When people consume more sugar than their cells can synthetize, excess sugar molecules bond with proteins and trigger a process that can affect the skin collagen (the protein that keeps the skin elastic and youthful). Also, sugar damages teeth causing tooth decay and discoloration.
“When your liver is functioning well, toxins that could potentially affect the skin are expelled naturally through your body. But if toxins build up in your liver, and aren’t broken down properly, your skin can develop a variety of issues, like acne, sallowness, and wrinkles,” says Dr. Ostad. Alcohol is also bad for your sleep because it dehydrates. “Inadequate sleep is linked to wrinkles, uneven pigmentation, and reduced skin elasticity”.
3 Charred meat
Black chars on grilled meat contain pro-inflammatory hydrocarbons, which could cause the collagen of your skin to be damaged, Ostad explains. You don’t necessarily need to avoid barbecuing, but, in any case, you should make sure you scrape off the black chars and clean the grill when you’re finished.
4 White wine
White wine can damage your enamel and stains your teeth. Here is what not to do: brush your teeth immediately after drinking white wine (or any other acidic drink). If you brush already acidic teeth, you encourage the erosion of your enamel. “You need to give your teeth time to re-mineralize after being bathed in an acidic beverage”, explains Maureen McAndrew of the New York University School of Dentistry. “I’d wait an hour after drinking before lifting a toothbrush.”
5 Salty foods
Salty foods retain water and cause a “puffy” look. It is advisable to season with little salt and go for fresh foods, rather than preserved or pre-cooked foods.
6 Processed meat
Sausages, bacon, Vienna sausages and so on. “Many of these meats have sulfites and other preservatives, which can trigger inflammation in the skin, and accelerate the appearance of aging”, says Ostad. They also tend to contain large amounts of salt.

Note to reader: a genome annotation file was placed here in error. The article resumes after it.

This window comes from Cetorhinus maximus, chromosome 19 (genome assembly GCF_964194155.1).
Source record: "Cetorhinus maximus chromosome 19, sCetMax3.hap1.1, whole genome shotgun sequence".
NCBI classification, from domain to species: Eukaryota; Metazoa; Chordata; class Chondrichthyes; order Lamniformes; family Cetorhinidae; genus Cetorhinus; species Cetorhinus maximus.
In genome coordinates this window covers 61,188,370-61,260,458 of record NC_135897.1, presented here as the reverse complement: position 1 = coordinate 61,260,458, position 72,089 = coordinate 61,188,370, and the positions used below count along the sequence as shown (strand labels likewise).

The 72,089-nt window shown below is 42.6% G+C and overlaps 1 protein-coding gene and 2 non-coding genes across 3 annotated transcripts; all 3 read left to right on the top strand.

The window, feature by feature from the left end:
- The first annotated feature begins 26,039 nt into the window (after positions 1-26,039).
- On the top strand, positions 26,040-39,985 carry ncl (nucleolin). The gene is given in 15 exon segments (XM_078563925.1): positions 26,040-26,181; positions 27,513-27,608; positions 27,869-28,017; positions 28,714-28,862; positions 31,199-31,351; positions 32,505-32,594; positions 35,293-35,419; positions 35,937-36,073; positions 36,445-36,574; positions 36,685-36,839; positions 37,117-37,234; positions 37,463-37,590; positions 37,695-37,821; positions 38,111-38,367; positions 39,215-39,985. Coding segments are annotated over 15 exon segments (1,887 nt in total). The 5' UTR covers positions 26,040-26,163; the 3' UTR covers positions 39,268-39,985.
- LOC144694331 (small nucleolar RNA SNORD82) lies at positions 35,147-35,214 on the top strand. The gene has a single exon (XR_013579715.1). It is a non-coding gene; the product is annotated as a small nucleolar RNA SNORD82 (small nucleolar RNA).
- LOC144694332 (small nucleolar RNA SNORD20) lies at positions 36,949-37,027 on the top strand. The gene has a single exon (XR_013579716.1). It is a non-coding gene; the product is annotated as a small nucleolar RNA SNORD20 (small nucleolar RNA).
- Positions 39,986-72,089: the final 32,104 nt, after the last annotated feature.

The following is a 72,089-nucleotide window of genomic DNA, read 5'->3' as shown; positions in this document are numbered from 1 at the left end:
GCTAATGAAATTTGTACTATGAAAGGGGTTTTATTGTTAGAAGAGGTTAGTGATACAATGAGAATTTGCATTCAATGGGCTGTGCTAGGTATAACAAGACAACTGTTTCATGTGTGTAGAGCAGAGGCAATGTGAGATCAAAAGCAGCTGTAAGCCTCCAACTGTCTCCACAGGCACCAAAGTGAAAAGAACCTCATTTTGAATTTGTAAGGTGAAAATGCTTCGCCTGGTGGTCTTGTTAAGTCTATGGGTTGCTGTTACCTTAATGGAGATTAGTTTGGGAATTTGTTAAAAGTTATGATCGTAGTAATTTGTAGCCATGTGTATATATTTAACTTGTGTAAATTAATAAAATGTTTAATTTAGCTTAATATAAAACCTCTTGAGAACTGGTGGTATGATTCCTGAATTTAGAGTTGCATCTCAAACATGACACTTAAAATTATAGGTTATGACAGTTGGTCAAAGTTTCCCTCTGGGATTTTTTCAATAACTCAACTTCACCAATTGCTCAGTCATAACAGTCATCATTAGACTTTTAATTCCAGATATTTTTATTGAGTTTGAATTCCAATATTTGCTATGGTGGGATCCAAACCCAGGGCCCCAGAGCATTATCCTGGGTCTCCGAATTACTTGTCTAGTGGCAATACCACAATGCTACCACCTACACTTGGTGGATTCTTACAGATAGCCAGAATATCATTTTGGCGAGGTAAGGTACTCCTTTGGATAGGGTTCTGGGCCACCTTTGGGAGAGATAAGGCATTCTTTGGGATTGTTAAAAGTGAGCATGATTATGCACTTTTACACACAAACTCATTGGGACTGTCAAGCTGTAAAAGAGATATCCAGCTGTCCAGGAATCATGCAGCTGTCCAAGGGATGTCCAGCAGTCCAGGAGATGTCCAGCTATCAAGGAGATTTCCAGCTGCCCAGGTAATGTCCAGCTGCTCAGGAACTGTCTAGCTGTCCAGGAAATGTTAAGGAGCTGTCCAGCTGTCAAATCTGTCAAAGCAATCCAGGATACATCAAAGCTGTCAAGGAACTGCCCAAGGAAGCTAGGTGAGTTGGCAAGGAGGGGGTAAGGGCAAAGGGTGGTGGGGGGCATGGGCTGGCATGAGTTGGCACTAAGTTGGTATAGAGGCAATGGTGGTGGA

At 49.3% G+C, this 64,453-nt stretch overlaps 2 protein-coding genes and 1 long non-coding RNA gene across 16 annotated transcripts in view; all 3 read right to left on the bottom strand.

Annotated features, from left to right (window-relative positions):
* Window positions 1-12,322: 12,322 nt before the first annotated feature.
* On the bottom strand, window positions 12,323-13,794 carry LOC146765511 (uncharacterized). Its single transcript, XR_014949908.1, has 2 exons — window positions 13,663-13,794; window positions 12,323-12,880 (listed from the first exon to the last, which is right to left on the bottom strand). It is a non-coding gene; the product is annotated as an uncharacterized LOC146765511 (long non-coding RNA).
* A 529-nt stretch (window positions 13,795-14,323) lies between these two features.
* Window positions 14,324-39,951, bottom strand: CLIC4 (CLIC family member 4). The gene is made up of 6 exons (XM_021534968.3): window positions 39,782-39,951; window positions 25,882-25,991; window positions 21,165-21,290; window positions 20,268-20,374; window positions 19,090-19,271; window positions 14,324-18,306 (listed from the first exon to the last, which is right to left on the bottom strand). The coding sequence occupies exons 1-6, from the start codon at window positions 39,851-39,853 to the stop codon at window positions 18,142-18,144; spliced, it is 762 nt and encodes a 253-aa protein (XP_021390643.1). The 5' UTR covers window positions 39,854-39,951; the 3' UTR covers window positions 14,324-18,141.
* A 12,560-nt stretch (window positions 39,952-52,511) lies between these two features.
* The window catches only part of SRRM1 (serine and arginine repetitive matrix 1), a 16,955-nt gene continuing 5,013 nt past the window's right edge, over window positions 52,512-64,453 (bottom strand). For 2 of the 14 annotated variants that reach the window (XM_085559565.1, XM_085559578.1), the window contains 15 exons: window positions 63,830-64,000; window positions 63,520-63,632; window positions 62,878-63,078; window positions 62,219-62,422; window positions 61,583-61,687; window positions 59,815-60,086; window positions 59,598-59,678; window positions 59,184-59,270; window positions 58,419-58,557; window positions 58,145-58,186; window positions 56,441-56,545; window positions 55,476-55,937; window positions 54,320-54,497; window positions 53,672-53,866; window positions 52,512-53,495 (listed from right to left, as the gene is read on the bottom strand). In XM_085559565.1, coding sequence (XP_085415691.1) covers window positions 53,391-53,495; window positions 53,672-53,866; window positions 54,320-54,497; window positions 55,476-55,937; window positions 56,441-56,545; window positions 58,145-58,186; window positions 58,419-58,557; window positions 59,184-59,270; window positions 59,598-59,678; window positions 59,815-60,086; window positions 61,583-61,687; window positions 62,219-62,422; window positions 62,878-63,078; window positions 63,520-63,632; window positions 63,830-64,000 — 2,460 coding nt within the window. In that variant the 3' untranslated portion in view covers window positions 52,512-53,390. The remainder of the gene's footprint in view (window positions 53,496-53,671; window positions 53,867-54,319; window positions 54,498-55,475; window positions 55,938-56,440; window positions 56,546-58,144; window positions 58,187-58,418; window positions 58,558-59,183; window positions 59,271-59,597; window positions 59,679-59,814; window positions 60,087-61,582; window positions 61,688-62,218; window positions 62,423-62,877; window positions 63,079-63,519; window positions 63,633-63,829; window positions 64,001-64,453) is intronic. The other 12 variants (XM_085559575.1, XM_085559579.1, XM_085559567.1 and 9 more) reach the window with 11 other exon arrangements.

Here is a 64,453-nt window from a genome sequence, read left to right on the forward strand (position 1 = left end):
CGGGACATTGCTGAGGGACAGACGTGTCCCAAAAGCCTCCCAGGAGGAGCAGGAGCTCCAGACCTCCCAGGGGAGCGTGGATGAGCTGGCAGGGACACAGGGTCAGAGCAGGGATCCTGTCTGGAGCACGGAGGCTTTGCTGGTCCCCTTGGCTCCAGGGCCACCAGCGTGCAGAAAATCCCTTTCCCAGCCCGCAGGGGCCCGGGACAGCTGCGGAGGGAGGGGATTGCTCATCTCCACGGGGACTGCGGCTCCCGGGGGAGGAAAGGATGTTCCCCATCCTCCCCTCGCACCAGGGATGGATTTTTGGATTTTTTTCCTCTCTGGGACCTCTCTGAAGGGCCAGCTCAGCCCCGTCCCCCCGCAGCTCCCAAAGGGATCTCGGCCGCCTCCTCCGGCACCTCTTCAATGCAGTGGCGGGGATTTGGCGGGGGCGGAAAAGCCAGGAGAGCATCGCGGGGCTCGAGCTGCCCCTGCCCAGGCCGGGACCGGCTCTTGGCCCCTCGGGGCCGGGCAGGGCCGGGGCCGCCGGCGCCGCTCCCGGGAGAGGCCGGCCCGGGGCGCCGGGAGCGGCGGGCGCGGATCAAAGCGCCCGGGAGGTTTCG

7 Trans fats
Besides being harmful for the heart, trans fats also cause your skin to age. “They promote inflammation”, says Dr. Ostad. They could even make your skin more vulnerable to UV rays. It is better to avoid products that list hydrogenated oil on the label.
8 Red meat
“Fatty meat generates free radicals”, says Dr. Ostad. Free radicals are molecules having one electron instead of two, which makes them unstable and prone to snag electrons from other molecules, thus turning them into unstable cells that will, in turn, snag electrons from another cell etc. Free radicals affect the ability of the skin to protect itself and generate collagen. Ostad suggests to eat lean meats such as turkey and chicken and to consume large amounts of fruits and vegetables, rich in antioxidants.
9 Spicy foods
According to Ostad, spicy food aggravates rosacea (blotches) and could do damage during menopause, when blood vessels in the skin are more reactive. You should not necessarily avoid consumption of spices, but it is recommendable not to eat them if you don’t want to suffer from spider veins, puffiness and redness.
10 Energy drinks
They give you energy but they have an ageing effect on your teeth. If you really need an energy drink, make sure you sip it from a straw to limit the contact with your teeth.
“Caffeine is like any other diuretic; it can make you excrete fluid, and deplete your body of moisture”, says Dr. Hirsch. “Anything dehydrating can dehydrate your skin, making it look dull and aged”.
Besides dehydrating your body because of caffeine, coffee damages your teeth. “Acidic beverages can create microscopic pores on the surface of the enamel, causing erosion over time”, says McAndrew. In order not to eliminate this beverage from your diet, which has many positive effects on human health, it is sufficient to drink a glass of water after the intake of coffee. “Water has a neutral pH, which washes away the acid”, says McAndrew.
13 Sugared lemon juice
According to experts, lemonade could damage the enamel of your teeth. Keep in mind to sip a mouthful of water after drinking lemonade, wait at least an hour before brushing your teeths and, last but not least, don’t add sugar to your lemon juice to avoid tooth plaque.
14 Black tea
People who drink tea often can have stained teeth due to the high tannin content. However, a study published in the Journal of Dental Hygiene reveals that the casein in milk reduces the risk of tooth stains, while the citric acid contained in the lemon makes your enamel more porous and your teeth more vulnerable to stains.